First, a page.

A week ago I met up with friends M--- and S---. First we had lunch in Winchester. Here's a picture of myself by Winchester Cathedral:
You can see that it was a very sunny day. We lunched pleasantly in the back garden at The Bishop on the Bridge, a pub right on the riverside, and then drove out to The Grange for the evening's operatic performance. No marquee was provided for picnicking this time. We just put some thick blankets on the ground, and drank white wine:
All around us other people did much the same, or sat on the stone steps:
A great atmosphere, even if this was a distinctly less formal occasion than in the summer. 'Smart casual' was the official dress code for this late-in-the-season production, and so most women avoided very long dresses and the regalia that goes with them, and dressed more for a stylish outing to Oxford Street. Similarly the men mostly wore smart jackets and nice trousers, but not DJs and bow ties. Actually not many wore ties at all. I regretted that. I think that if a man is going to don a decent jacket, then a tie is needed, and not that untidy open-necked look. Perhaps it's just my personal prejudice, but I'd like to see a bit more formality return to men's attire. (Which of course would create more opportunities for women to wear really nice things too!)
Anyway, a bit before 6.00pm we found our seats. Puccini's Tosca is one of his most popular works. It's a simple story to follow. It's set in Rome. A political prisoner escapes, and seeks refuge in a church where a mural painter (Cavaradossi) with the same anti-government sympathies arranges a hiding place for him - at his villa. Cavaradossi loves a famous singer, Floria Tosca, who is a jealous diva. The corrupt and manipulative chief of police, Scarpia, suspecting Cavaradossi, spins her a yarn about the painter's dalliances, and thus tricks her into saying where the villa is. He despatches his men there. They don't find the fugitive but arrest the painter, bring him back to the castle that is Scarpia's HQ, and question him severely. Scarpia then summons Tosca, and offers to desist with the torture of her lover, stage only a mock execution of him, and let them escape with a letter guaranteeing a safe passage out of Italy. In return, however, she must betray the fugitive, and submit to Scarpia's cynical desire for her. Cue for major aria from her (Visse d'arte). Further cries of pain from Cavaradossi offstage compel her to reveal what she knows. Scarpia then writes the letter, gives instructions to his men about the mock execution, and prepares to make vile love to the extremely unwilling Tosca. But she finds a knife, stabs him to death, and gets away. Cut to Cavaradossi, about to face the firing squad. Another major aria, from him this time (E lucevan le stelle). The squad shoots, and Cavaradossi dies as Scarpia always intended. Enter Tosca, who discovers her murdered lover. Enter the police, who have just discovered the murdered Scarpia. Exit Tosca over the parapet of the castle, falling to her death to evade the officers. All through, dramatic music and powerful singing. Moving and most satisfying!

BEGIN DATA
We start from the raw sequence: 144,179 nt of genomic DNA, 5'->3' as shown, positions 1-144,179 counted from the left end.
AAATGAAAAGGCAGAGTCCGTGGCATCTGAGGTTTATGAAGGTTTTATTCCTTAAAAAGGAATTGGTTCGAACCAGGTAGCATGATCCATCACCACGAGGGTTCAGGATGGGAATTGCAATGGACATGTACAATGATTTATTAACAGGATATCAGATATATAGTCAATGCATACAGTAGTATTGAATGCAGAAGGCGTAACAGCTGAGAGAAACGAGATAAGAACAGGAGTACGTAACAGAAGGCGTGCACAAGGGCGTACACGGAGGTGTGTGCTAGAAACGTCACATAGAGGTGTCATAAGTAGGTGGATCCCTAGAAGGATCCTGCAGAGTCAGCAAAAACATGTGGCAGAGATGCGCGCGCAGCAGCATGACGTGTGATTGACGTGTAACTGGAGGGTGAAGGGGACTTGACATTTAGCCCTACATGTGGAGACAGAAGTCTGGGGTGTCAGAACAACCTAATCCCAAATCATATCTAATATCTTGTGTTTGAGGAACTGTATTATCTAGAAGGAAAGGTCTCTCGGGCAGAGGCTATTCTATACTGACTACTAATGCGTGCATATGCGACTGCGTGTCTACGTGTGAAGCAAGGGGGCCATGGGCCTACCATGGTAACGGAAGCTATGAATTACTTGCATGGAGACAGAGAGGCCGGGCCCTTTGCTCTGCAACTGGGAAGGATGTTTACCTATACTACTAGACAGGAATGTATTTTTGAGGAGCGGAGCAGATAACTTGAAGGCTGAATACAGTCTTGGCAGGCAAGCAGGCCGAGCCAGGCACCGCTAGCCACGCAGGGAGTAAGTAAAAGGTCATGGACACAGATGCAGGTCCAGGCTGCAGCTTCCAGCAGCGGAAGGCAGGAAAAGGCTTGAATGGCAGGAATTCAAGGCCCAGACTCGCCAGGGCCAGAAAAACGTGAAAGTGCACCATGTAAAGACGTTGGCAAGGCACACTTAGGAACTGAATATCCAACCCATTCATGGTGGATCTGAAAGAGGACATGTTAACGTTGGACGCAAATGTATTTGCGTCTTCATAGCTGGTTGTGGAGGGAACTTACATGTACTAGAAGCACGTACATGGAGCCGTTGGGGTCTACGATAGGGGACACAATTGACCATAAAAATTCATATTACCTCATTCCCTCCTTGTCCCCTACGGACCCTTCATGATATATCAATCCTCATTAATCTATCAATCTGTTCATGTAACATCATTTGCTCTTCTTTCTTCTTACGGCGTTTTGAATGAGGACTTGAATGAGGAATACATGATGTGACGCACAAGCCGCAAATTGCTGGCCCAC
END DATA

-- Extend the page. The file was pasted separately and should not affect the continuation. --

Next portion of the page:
I was of course already familiar with the two main arias from CDs, but not having seen the opera performed live before, I hadn't felt their full effect. I was very impressed.
The original opera was set in Rome in 1800, with Napoleon in the background. This production rather cleverly set the action in the fascist Italy of the late 1930s, which allowed some of the menace of those times to colour the plot. It's perfectly clear from the outset that this can't end happily, and that the regime (epitomised by the excellently-played - and sung - figure of Scarpia) will be the doom of them all.
I had my reservations about Tosca knifing Scarpia in order to escape with Cavaradossi. He wasn't actually going to kill her, and it seemed too drastic a solution to her predicament. But on the other hand, she clearly had no time to think of a better plan. And no doubt a chief of police in a fascist regime richly deserved to die anyway. I did however wonder whether, if Tosca and her lover had got away, what she (with her firey jealousy) might do if she ever truly suspected him of infidelity. Another stabbing? Who can say?
Just three more shots: first the three of us (our shoes anyway), then our shadows, and finally the silhouettes of opera-goers during one of the breaks:
Then it was back in Fiona to M---'s for a late supper. I got back to the caravan around 1.00am. But what a good day out!